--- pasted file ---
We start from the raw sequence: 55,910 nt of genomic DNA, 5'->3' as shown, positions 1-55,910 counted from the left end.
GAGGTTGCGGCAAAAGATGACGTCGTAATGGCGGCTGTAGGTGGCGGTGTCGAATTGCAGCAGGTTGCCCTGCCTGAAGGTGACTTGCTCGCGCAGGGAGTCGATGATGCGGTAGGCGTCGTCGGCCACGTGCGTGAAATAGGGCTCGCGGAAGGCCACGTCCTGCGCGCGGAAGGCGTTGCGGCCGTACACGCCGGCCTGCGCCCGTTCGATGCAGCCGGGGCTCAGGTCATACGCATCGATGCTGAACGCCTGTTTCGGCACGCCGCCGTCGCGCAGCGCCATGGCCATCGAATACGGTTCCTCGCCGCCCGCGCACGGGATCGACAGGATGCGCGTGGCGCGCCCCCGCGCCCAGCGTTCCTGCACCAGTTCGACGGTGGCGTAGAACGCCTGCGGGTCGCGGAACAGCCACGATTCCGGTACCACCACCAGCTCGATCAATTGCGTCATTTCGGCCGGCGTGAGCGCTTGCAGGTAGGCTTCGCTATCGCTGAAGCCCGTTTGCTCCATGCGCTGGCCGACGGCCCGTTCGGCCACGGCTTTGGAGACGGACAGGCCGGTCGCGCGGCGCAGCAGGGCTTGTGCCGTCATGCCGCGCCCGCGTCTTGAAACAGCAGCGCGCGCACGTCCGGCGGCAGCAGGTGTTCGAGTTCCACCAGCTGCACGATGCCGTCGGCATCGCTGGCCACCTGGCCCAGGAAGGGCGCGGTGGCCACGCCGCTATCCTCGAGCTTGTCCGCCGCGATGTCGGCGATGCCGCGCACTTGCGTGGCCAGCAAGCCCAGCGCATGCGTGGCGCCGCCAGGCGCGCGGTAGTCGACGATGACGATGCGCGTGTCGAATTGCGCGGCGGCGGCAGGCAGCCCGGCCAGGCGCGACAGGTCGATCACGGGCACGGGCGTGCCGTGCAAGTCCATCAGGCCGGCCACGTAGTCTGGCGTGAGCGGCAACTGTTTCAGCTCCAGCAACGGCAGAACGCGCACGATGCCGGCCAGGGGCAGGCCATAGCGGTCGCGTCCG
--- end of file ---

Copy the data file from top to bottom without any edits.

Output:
We start from the raw sequence: 55,910 nt of genomic DNA, 5'->3' as shown, positions 1-55,910 counted from the left end.
GAGGTTGCGGCAAAAGATGACGTCGTAATGGCGGCTGTAGGTGGCGGTGTCGAATTGCAGCAGGTTGCCCTGCCTGAAGGTGACTTGCTCGCGCAGGGAGTCGATGATGCGGTAGGCGTCGTCGGCCACGTGCGTGAAATAGGGCTCGCGGAAGGCCACGTCCTGCGCGCGGAAGGCGTTGCGGCCGTACACGCCGGCCTGCGCCCGTTCGATGCAGCCGGGGCTCAGGTCATACGCATCGATGCTGAACGCCTGTTTCGGCACGCCGCCGTCGCGCAGCGCCATGGCCATCGAATACGGTTCCTCGCCGCCCGCGCACGGGATCGACAGGATGCGCGTGGCGCGCCCCCGCGCCCAGCGTTCCTGCACCAGTTCGACGGTGGCGTAGAACGCCTGCGGGTCGCGGAACAGCCACGATTCCGGTACCACCACCAGCTCGATCAATTGCGTCATTTCGGCCGGCGTGAGCGCTTGCAGGTAGGCTTCGCTATCGCTGAAGCCCGTTTGCTCCATGCGCTGGCCGACGGCCCGTTCGGCCACGGCTTTGGAGACGGACAGGCCGGTCGCGCGGCGCAGCAGGGCTTGTGCCGTCATGCCGCGCCCGCGTCTTGAAACAGCAGCGCGCGCACGTCCGGCGGCAGCAGGTGTTCGAGTTCCACCAGCTGCACGATGCCGTCGGCATCGCTGGCCACCTGGCCCAGGAAGGGCGCGGTGGCCACGCCGCTATCCTCGAGCTTGTCCGCCGCGATGTCGGCGATGCCGCGCACTTGCGTGGCCAGCAAGCCCAGCGCATGCGTGGCGCCGCCAGGCGCGCGGTAGTCGACGATGACGATGCGCGTGTCGAATTGCGCGGCGGCGGCAGGCAGCCCGGCCAGGCGCGACAGGTCGATCACGGGCACGGGCGTGCCGTGCAAGTCCATCAGGCCGGCCACGTAGTCTGGCGTGAGCGGCAACTGTTTCAGCTCCAGCAACGGCAGAACGCGCACGATGCCGGCCAGGGGCAGGCCATAGCGGTCGCGTCCG